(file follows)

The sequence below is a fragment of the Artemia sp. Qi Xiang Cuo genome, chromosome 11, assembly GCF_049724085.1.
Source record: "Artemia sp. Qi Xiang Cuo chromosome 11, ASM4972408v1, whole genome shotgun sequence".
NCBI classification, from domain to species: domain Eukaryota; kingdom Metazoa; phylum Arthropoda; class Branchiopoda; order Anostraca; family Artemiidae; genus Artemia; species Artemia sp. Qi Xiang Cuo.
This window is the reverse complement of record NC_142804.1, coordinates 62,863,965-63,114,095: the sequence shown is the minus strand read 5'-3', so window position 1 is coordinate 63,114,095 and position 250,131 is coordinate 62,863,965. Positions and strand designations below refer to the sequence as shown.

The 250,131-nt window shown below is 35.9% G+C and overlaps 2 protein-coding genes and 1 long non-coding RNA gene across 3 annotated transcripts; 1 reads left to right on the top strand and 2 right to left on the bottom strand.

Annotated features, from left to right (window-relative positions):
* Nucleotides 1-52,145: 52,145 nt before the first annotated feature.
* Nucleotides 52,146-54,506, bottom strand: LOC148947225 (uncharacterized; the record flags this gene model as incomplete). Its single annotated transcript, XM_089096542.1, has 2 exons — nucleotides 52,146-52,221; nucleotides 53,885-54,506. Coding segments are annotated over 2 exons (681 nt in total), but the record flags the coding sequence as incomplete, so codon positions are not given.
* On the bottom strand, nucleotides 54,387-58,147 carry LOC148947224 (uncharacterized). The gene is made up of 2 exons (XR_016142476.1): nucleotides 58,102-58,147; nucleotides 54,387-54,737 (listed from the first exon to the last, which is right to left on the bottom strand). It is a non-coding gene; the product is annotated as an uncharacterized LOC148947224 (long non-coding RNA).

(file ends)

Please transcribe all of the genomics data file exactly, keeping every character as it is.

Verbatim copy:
The sequence below is a fragment of the Artemia sp. Qi Xiang Cuo genome, chromosome 11, assembly GCF_049724085.1.
Source record: "Artemia sp. Qi Xiang Cuo chromosome 11, ASM4972408v1, whole genome shotgun sequence".
NCBI classification, from domain to species: domain Eukaryota; kingdom Metazoa; phylum Arthropoda; class Branchiopoda; order Anostraca; family Artemiidae; genus Artemia; species Artemia sp. Qi Xiang Cuo.
This window is the reverse complement of record NC_142804.1, coordinates 62,863,965-63,114,095: the sequence shown is the minus strand read 5'-3', so window position 1 is coordinate 63,114,095 and position 250,131 is coordinate 62,863,965. Positions and strand designations below refer to the sequence as shown.

The 250,131-nt window shown below is 35.9% G+C and overlaps 2 protein-coding genes and 1 long non-coding RNA gene across 3 annotated transcripts; 1 reads left to right on the top strand and 2 right to left on the bottom strand.

Annotated features, from left to right (window-relative positions):
* Nucleotides 1-52,145: 52,145 nt before the first annotated feature.
* Nucleotides 52,146-54,506, bottom strand: LOC148947225 (uncharacterized; the record flags this gene model as incomplete). Its single annotated transcript, XM_089096542.1, has 2 exons — nucleotides 52,146-52,221; nucleotides 53,885-54,506. Coding segments are annotated over 2 exons (681 nt in total), but the record flags the coding sequence as incomplete, so codon positions are not given.
* On the bottom strand, nucleotides 54,387-58,147 carry LOC148947224 (uncharacterized). The gene is made up of 2 exons (XR_016142476.1): nucleotides 58,102-58,147; nucleotides 54,387-54,737 (listed from the first exon to the last, which is right to left on the bottom strand). It is a non-coding gene; the product is annotated as an uncharacterized LOC148947224 (long non-coding RNA).